Through/Beyond:  You may want students to focus on the stage design, the play generally, or both.

  1. Sketch the set design based on the stage directions.  Include annotations that cite key evidence from the text that helps set the mood and/or sense of time and place.
  2. Create a table analyzing other word choices.  (Decide how many examples each student or group must provide.)  Share these examples to guide students:

Hansberry’s Word Choice

Citing Textual Evidence Analysis: Think about connotative meaning (feelings or associations), mood, tone, and sense of time and place.
“…the carpet has fought back by showing its weariness…” (23) The apartment and furnishings are described as weary, tired, undistinguished, worn, etc… The apartment is given human traits and fights to show how run-down it is. The mood created is of low energy and discouragement.
“Brother is a flip.” (49) Beneatha calls Walter a “flip,” which must be informal slang used at that time and place (Chicago in the 50’s).  The implication is that Beneatha is trendy since Mama doesn’t know the term. The tone is disrespectful in a playful way.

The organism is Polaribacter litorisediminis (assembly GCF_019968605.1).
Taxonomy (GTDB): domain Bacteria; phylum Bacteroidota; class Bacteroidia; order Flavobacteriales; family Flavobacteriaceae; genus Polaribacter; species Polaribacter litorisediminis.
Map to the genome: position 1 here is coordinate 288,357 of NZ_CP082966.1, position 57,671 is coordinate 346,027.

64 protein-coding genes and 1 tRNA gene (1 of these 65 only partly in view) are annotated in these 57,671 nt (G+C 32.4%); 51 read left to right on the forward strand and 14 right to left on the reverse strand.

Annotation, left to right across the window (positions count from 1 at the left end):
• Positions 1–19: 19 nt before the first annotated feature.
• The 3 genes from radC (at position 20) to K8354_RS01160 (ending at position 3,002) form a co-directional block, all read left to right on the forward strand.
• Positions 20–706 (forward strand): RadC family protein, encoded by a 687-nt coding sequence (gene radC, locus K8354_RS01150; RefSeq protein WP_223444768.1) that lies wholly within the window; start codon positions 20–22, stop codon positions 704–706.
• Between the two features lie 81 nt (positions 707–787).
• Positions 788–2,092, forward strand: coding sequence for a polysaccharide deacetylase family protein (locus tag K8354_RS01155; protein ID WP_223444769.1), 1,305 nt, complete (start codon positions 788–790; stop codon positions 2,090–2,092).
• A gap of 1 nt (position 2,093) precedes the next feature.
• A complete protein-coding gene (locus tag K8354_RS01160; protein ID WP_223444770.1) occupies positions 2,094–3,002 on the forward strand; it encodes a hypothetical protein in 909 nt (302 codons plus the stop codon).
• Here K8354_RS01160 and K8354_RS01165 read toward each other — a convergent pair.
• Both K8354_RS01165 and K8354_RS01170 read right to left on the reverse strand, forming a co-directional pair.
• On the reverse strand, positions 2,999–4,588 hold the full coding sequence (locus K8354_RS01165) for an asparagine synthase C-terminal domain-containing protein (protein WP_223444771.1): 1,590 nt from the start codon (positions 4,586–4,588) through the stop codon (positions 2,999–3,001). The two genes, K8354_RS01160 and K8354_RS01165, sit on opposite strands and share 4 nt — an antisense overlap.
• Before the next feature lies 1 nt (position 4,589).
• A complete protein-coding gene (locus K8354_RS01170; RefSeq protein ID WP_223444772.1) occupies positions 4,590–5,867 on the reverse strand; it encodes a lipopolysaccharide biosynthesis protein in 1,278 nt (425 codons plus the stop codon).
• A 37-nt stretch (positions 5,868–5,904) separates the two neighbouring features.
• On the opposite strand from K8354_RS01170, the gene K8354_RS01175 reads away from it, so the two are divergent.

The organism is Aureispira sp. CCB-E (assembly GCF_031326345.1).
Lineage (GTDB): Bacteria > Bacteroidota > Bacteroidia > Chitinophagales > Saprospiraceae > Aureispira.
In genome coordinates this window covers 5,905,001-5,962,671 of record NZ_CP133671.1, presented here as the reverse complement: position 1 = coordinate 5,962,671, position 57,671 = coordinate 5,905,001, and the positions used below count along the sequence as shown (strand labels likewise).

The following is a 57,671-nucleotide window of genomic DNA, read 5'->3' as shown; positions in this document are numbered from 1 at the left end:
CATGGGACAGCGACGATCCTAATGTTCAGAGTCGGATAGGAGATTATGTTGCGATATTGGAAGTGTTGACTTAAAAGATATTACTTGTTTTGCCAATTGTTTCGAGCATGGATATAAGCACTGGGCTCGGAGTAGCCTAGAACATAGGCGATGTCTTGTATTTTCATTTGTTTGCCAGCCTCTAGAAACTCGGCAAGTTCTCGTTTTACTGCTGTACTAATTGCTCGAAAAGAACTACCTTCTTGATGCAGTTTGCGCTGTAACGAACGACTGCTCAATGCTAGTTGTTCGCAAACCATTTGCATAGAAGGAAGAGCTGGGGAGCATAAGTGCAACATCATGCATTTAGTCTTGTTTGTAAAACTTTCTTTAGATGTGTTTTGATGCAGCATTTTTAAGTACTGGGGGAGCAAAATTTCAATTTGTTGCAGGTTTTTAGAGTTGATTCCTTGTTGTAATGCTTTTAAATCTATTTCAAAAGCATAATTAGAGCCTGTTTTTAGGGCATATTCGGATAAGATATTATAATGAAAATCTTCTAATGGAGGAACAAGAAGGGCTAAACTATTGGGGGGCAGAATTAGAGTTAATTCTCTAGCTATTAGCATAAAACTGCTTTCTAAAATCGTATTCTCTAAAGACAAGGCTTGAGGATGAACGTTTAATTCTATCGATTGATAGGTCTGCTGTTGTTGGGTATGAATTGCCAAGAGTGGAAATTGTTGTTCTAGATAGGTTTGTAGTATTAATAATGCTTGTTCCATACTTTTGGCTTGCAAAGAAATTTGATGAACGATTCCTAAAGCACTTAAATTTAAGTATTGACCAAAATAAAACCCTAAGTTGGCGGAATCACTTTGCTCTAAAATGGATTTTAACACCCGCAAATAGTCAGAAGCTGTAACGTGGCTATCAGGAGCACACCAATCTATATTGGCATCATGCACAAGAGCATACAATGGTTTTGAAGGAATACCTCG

Students share their examples with the class.  What can we say generally about the the effect of word choice in establishing the setting and characters?

Printable PDF:  Analyzing Textual Evidence

Writing:  Describe Hansberry’s word choices in Act I, scene 1.  Think about meanings, sense of time and place, mood, and tone.

or